Eugene, Ore and the Umpqua river part two- Prostate cancer the Rodney Dangerfield of organs-Why? the PSA.


perception is reality-get over it

So when we left off we were looking at a map and on one side of the river is a road and on the other a red dotted line indicating a hiking trail. The impression was that the red line was far enough from the road line that the group would have it both ways, easy access to the river for fishing and hiking and yet far enough from civilization (the highway to Crater Lake) to feel we were in the wilderness.

Picture this, seven men from a small northeast Georgia town thousands of miles from home all standing next to a rented van and seven back packs all loaded down with 60 lbs or so of fishing gear and enough food and booze to last for about six days all pondering the situation. Everyone has their turn at the map and “deciphering” it. We take pictures for fun of each of us looking puzzled with the map and pointing fingers at our planner. We all drink the last of the “cold beers.” We decide to start hiking.

All the packs adjusted and all the stuff arranged in them, the group begins its journey and the trail takes an immediate upward accent and away from the river and the road. We all felt good, ” Okay we will be away from the road, this trip is going to work out okay after all,” we collectively thought. Our planner was beginning to think that he’d been vindicated and position as planner secured for the next trip. So we go up and away and after about 30 minutes we go down and toward the river and again the road and the sound of cars. We stop, we listen but no one says anything. We start again, up a steep trail for about 15 minutes and then back down and end up yet closer to the river and the incessant sound of incessant cars on the other side of the river. The cars winning the battle if the decibels with the water in the river. To add insult to injury we now see fishermen in the river with their cars serving as a backdrop to the tourists going to Crater Lake.  In other words we have just hiked about an hour to be right where they were….what was the point. I felt the fishermen were looking at us like we were dumb asses from Georgia, hicks with fishing poles not knowing what the sh… we were doing. It was embarrassing and deflating. My pack at that point felt immediately more heavy and uncomfortable. We all just stood for a moment at the clearing near the water on the trail and took it all in. One member of the group took off his pack and sat on it as he wiped his brow.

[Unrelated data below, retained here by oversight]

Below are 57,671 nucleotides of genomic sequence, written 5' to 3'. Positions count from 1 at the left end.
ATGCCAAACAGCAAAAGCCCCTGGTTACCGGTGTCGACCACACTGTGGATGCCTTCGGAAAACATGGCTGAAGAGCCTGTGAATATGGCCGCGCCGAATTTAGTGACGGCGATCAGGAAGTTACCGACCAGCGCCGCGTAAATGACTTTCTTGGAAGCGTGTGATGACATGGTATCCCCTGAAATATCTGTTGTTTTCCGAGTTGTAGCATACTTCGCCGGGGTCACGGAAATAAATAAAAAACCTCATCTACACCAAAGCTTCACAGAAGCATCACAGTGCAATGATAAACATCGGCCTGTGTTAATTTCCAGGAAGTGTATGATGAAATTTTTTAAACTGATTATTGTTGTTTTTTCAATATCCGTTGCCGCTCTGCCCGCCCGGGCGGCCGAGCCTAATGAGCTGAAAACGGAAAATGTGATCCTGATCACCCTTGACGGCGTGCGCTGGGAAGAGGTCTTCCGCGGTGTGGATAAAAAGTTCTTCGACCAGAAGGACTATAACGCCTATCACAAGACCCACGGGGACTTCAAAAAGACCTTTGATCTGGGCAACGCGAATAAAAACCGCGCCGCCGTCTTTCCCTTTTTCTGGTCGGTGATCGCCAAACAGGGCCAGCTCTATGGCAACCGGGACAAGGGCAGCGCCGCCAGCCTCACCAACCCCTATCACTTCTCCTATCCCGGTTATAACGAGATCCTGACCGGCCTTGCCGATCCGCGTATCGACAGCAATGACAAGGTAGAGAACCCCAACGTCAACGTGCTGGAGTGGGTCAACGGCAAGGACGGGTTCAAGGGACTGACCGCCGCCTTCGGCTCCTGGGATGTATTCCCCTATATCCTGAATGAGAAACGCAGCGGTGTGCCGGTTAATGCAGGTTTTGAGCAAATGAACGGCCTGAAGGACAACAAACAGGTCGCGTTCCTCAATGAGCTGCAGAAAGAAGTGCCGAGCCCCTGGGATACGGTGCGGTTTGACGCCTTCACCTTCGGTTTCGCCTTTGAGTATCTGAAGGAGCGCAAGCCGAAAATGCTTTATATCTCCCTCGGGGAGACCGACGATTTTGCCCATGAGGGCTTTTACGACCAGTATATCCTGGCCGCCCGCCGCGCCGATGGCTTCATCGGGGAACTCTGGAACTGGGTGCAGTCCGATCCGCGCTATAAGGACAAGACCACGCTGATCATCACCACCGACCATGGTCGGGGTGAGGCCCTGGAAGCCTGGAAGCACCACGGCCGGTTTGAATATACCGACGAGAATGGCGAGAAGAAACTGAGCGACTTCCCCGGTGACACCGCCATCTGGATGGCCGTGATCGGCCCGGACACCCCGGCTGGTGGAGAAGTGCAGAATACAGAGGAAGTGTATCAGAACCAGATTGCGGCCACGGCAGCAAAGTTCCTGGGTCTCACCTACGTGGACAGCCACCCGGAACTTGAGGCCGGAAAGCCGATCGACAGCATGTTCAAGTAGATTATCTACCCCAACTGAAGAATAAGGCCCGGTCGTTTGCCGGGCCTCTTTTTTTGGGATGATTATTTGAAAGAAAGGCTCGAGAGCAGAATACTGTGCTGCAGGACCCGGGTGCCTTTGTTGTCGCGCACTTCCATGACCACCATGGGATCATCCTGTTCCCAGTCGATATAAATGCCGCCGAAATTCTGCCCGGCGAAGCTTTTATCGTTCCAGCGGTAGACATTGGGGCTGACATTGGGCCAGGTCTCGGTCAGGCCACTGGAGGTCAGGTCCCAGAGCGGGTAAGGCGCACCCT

“What do y’all think?”

I know what I was thinking. This was not what I had come so far to do. The fisherman in front of us was in shorts and sandals and had a bunch of fishing water in front of him and when he was done he’d simply go up the bank and then into his car and on his way home. Laughing at us all the way. I felt it.

Let me say this. As many times that I hiked and fished out west I was never really a fan of it. It is hard work and just setting up camp and taking down camp was hard work. And if you throw on top of that the different personalities of the hikers and how fast different people want to get on the trail or where one might want to stop or where one would want to camp, it is a complex undertaking. Now this.

“I say we go back to the car.” I don’t remember who said it. It may have been me. Whether it was me or not it was what I was thinking. Silence and then watching the picturesque casting of the guy in the river, his car in the turnout and the cars crisscrossing just beyond.

The whole trip deteriorated from this point on. Our group like so many factions of society will gravitate to the lowest existence in society if left to their own devices. The car meant civilization and mobility and getting what you want when you want it. But that is what we did, we went back to the car and camped where the car was. Off the main road, to the left over a little bridge, and beside the river across from turnouts for fishermen and cars going to Crater Lake.

To be continued...

Leave a Reply

Fill in your details below or click an icon to log in:

WordPress.com Logo

You are commenting using your WordPress.com account. Log Out /  Change )

Google+ photo

You are commenting using your Google+ account. Log Out /  Change )

Twitter picture

You are commenting using your Twitter account. Log Out /  Change )

Facebook photo

You are commenting using your Facebook account. Log Out /  Change )

w

Connecting to %s